Whether you’re in the market for a new house, car or another major purchase, you’re going to want to make sure you’re creditworthy. While it can take time to build good credit, there are some habits you can adopt to boost your scores and, subsequently, your reputation in the eyes of lenders and financial institutions. So, with that in mind, here are four habits that can help you build good credit.
1. Pay Now, Not Later
Getting into the habit of making timely payments is one of the easiest things you can do to up your creditworthiness. Lenders and financial institutions like seeing applicants that are on top of their finances and make a consistent effort to pay back their loans. Ensuring that your payments go through on or before their due date month after month demonstrates your ability to properly manage a financial commitment.
If you struggle to stay on top of your payments, you may want to consider writing a schedule for yourself or setting reminders in your phone. Most companies (whether it be a credit card or student loan issuer) offer online payments, so you might be able to set up automatic bill pay each month, if you so choose. (Just be sure to still keep an eye on your statements for fraudulent charges or, even, new fees.)
Remember, a first missed payment can cause a good credit score to plummet temporarily, so it’s in your best interest to stay current with your payments.
2. Don’t Max Out Your Credit Limits
Having a high credit limit doesn’t mean you should use it all. Credit scoring models will usually look at how close you get to maxing out your credit limit (collectively and on individual cards) and the closer you get to hitting your cap, the less good you look to creditors. Getting into the habit of managing your credit utilization (how much debt you owe versus your total available credit) can help you make a good impression on creditors and avoid putting yourself into hot water.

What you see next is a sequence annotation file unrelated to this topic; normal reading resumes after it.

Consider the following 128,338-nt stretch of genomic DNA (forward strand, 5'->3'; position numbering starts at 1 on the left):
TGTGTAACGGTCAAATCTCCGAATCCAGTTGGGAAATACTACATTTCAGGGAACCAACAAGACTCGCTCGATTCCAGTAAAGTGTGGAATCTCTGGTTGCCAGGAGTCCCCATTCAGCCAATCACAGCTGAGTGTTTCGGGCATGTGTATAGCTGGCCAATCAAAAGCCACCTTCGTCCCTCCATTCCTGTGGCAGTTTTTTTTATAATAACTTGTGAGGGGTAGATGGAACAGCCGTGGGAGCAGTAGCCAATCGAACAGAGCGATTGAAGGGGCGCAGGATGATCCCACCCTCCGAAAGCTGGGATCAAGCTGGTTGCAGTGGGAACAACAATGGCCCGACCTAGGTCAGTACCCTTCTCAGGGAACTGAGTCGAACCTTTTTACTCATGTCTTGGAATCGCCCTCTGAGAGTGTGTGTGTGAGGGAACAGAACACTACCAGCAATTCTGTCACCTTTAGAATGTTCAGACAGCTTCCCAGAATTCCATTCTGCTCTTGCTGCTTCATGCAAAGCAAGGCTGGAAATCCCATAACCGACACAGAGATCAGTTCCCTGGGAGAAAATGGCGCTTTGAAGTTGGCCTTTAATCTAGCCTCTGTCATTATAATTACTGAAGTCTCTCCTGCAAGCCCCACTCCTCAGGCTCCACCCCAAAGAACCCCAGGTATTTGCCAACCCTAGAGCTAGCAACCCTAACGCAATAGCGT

The general rule of thumb is to stay below at least 30% and ideally 10% of your available credit at any one time. If you find yourself constantly maxing out credit cards, you may want to consider freeing up more cash flow or developing an emergency fund to help cut back your usage. You might also want to stick to a strictly cash budget while shopping to minimize the chances of financing an impulsive shopping spree.
3. Curb Your Appetite for Credit
Applying for extensive amounts of credit at one time can put a dent in your credit score and, consequently, have a negative effect on your creditworthiness. Even if you’re simply trying to determine which card would be best for you, having too many credit inquiries can send a mixed message to lenders. They could make the assumption that you were denied credit from other lenders or that you were looking to open more credit lines than your wallet could afford.
Before applying for any line of credit, you should do extensive research to make sure that the financing is the best option for you. If you need to fill out multiple applications, try to limit them to a 30-day window. Most credit scoring systems will group inquiries regarding certain financing, like a mortgage or auto loan, for comparison-shopping purposes.
4. Check Your Credit Report for Errors
Making a habit of regularly checking your credit report can be a big help in improving your creditworthiness. Reviewing your report on a fairly regular basis can help you spot troublesome errors (you can see why they typically occur here), prevent identity theft and ensure that your information is up to date. Catching these issues early on can minimize the chances of having poor credit when you apply for a new line of credit. (You can check your credit by pulling your credit reports for free each year on AnnualCreditReport.com and viewing your credit scores for free each month on Credit.com.)
While improving your credit can take a good amount of time and effort, doing so will drastically improve your financial situation. Adopting these habits won’t just help you acquire the loans you need, but the subsequent boost to your credit score will also enable you to get them on even better terms.
More on Credit Reports & Credit Scores:
- The Credit.com Credit Reports Learning Center
- How Do I Dispute an Error on My Credit Report?
- How Credit Impacts Your Day-to-Day Life